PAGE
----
normal limits, but serum 25(OH) vitamin D (19.3 +/- 1.6 ng/ml) and 1,25(OH)2 vitamin D (33.77 +/- 1.51 pg/ml) levels were decreased. Serum insulin-like growth factor I (IGF-I; 145.2 +/- 20 ng/ml) was suppressed, whereas serumferritin (1366.6 +/- 253.9 ng/ml) was markedly elevated. Reduced bone mineral density was found in all studied areas. Trabecular bone volume was significantly decreased (16.65 +/- 1.12%), whereas bone formation rate, eroded surface, and other bone histomorphometric parameters (...) were within normal limits. The trabecular bone volume varied significantly with bone mineral density of total femur (r = 0.48, p = 0.04). There was an extensive stainable iron surface on the mineral front (9-60%). Significant correlation between serum IGF-I, serumferritin, stainable iron surface, and bone mineral density, lumbar spine, and total femur were found. Serum IGF-I correlated with trabecular bone volume (r = 0.6, p = 0.03), inversely with both serumferritin level (r = -0.6, p < 0.01
, concomitant with laboratory abnormalities. Fever was present for a median of 19 days before the diagnosis of HPS. Elevated serum lactate dehydrogenase and ferritin levels were noted in all patients. An infectious agent was identified in 42% of patients; 16% were found to have immunologic or vasculitic disease. HPS is a rare but often fatal disease that can initially present as fever of unknown origin with varying clinical findings, and it can be recognized by physicians who are familiar with the evolution
genotypes and the variation of serum iron tests according to HFE genotype and other factors were studied in persons from well-characterized hemochromatosis pedigrees. Subjects were tested for both C282Y and H63D mutations. The following factors were studied: age, sex, alcohol consumption, body mass index, liver function tests, serum lipids and glucose, serum iron, transferrin saturation, and ferritin. HLA-inferred heterozygotes were C282Y heterozygotes in only 70% and compound heterozygotes (i.e (...) ., heterozygotes for both C282Y and H63D) in 20%. C282Y heterozygotes did not differ from wild type homozygotes in terms of serum iron tests. Only compound heterozygotes presented with slightly increased transferrin saturation. On the other hand, increased serumferritin was strongly associated with overweight or lipidic or glucose abnormalities. C282Y heterozygotes selected from family studies do not have greater serum iron tests than wild type homozygotes, except for compound heterozygotes, and therefore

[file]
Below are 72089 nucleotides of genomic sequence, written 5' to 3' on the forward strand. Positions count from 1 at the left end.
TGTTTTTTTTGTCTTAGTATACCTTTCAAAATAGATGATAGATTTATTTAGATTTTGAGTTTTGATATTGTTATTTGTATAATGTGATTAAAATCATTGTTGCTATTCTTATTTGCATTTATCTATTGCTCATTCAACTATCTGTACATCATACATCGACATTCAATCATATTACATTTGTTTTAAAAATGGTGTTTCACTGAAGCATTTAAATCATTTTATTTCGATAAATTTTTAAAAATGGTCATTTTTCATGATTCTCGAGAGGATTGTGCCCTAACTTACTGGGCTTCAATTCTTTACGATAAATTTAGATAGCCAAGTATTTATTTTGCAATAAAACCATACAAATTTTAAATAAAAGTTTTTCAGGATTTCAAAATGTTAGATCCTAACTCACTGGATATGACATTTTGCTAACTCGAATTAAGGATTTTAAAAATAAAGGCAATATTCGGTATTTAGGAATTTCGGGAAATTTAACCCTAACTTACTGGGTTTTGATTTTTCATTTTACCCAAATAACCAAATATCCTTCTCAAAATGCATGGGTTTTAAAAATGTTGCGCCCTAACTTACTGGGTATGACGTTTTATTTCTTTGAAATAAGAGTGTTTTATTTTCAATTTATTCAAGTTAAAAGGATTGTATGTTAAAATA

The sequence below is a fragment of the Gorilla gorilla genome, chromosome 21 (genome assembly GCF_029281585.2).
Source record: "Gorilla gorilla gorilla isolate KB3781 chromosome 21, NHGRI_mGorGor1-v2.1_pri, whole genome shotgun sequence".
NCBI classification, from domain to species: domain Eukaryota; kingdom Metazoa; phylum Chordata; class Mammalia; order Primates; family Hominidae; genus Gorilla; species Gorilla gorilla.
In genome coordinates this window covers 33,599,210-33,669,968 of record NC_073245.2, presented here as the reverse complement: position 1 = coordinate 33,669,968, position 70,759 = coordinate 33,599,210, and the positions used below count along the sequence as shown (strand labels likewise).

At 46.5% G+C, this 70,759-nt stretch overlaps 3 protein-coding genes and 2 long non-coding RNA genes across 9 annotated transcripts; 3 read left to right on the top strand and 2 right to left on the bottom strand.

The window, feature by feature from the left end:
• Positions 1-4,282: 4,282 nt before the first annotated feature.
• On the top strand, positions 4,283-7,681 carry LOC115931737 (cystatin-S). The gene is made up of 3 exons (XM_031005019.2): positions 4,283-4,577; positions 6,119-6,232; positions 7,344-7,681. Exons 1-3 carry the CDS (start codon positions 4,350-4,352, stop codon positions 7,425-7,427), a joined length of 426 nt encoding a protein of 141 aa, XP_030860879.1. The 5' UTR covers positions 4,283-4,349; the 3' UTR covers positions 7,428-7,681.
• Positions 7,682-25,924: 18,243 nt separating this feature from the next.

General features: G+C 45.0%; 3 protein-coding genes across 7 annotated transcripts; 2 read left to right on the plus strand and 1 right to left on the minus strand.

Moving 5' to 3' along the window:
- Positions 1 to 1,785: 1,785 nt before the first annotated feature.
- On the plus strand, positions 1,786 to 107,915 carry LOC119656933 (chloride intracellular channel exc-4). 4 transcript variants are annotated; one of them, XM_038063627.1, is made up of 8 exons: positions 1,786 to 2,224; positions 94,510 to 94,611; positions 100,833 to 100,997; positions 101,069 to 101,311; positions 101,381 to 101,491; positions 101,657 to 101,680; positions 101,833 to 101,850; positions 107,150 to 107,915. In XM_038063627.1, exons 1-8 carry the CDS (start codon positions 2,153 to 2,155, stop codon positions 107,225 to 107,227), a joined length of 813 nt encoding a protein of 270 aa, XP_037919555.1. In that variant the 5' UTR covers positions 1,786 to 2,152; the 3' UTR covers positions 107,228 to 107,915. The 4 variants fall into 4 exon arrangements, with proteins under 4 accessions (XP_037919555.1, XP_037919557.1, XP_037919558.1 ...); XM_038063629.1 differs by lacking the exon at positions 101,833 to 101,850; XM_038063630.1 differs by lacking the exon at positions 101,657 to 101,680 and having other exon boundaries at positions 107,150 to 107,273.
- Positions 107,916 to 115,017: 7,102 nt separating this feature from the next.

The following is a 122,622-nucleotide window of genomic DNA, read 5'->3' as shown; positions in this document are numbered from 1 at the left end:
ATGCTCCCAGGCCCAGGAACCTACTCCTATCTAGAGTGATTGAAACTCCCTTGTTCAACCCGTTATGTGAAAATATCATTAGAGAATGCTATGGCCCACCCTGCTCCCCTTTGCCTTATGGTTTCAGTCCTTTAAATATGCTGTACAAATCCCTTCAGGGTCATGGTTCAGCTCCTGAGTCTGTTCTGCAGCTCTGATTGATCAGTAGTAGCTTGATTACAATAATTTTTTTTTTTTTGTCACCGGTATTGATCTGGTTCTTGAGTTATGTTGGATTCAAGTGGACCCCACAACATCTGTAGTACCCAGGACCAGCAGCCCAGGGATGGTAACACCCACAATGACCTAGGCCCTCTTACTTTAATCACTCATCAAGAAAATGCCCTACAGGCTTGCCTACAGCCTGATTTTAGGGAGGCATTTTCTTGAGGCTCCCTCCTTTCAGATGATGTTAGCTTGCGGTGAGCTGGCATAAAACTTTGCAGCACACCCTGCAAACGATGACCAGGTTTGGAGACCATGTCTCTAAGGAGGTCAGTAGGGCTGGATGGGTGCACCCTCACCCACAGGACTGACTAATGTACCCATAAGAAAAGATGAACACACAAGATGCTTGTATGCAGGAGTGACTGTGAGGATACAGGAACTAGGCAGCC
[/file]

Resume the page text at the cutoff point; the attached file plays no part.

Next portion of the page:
=0.01) were highly concordant in C282Y homozygotes. Heterozygote siblings were concordant for serumferritin (r=0.76, P=0.0001) and transferrin saturation (r=0.79, P=0.0001). Homozygote-normal same-sex dizygotic twins were concordant for serumferritin (r=0.62, P=0.0001) but not for transferrin saturation.Concordance of iron indices exists in C282Y homozygote and heterozygote sibling pairs. Siblings of expressing C282Y heterozygotes require phenotypic assessment. These data provide evidence (...) of disease expression, and guidance for family screening strategies of subjects heterozygous for the C282Y mutation.We compared the iron indices of 35 C282Y homozygous and 35 C282Y heterozygous same-sex sibling pairs. To clarify whether concordance between siblings was due to environmental or genetic factors we compared the iron indices of 164 C282Y homozygous-normal, same-sex dizygotic twins.Serum ferritin (r=0.50, P=0.003), hepatic iron concentration (r=0.61, P=0.025) and hepatic iron index (r=0.67, P
overload entity, which corresponds to a particular phenotypic expression (high serumferritin values contrasting with relatively low transferring saturation, and important Kupffer cell iron deposition as compared to hepatocytic iron excess) with poor tolerance of venesection therapy and a dominant pattern of inheritance. Given this dominant transmission, the mixed Causasian-Asian origin of our Asian proband leaves open the issue of the ethnic origin of the new mutation.